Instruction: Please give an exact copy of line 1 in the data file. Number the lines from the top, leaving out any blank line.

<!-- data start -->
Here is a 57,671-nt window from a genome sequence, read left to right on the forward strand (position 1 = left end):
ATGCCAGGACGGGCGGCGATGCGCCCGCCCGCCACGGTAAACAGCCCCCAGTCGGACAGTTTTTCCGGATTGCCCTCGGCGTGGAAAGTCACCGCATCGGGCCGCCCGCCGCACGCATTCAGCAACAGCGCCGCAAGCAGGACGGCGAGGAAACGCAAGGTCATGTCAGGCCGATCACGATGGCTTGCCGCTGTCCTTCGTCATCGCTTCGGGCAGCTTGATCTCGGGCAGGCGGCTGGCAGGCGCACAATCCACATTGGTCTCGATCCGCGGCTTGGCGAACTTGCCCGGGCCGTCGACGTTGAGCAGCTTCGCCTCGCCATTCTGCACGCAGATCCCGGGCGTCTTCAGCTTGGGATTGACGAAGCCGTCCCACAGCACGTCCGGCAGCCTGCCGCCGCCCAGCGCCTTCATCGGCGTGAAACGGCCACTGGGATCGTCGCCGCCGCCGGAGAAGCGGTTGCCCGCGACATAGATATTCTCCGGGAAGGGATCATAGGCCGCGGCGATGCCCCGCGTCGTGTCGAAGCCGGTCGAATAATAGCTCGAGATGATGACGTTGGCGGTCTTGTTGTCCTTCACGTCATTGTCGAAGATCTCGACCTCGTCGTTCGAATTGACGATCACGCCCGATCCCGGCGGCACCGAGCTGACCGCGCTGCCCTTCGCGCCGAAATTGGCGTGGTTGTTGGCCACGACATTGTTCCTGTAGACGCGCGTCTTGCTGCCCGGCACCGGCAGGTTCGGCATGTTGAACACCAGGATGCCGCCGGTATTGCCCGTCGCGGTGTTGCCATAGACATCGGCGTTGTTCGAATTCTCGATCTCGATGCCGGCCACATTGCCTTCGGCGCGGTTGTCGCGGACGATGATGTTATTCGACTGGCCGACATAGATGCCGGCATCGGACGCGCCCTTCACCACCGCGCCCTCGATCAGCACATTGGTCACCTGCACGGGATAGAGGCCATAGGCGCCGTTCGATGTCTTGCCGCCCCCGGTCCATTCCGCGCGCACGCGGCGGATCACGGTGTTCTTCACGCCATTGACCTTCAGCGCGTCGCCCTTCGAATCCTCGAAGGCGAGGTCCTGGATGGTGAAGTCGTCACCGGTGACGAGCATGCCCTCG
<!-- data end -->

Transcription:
Here is a 57,671-nt window from a genome sequence, read left to right on the forward strand (position 1 = left end):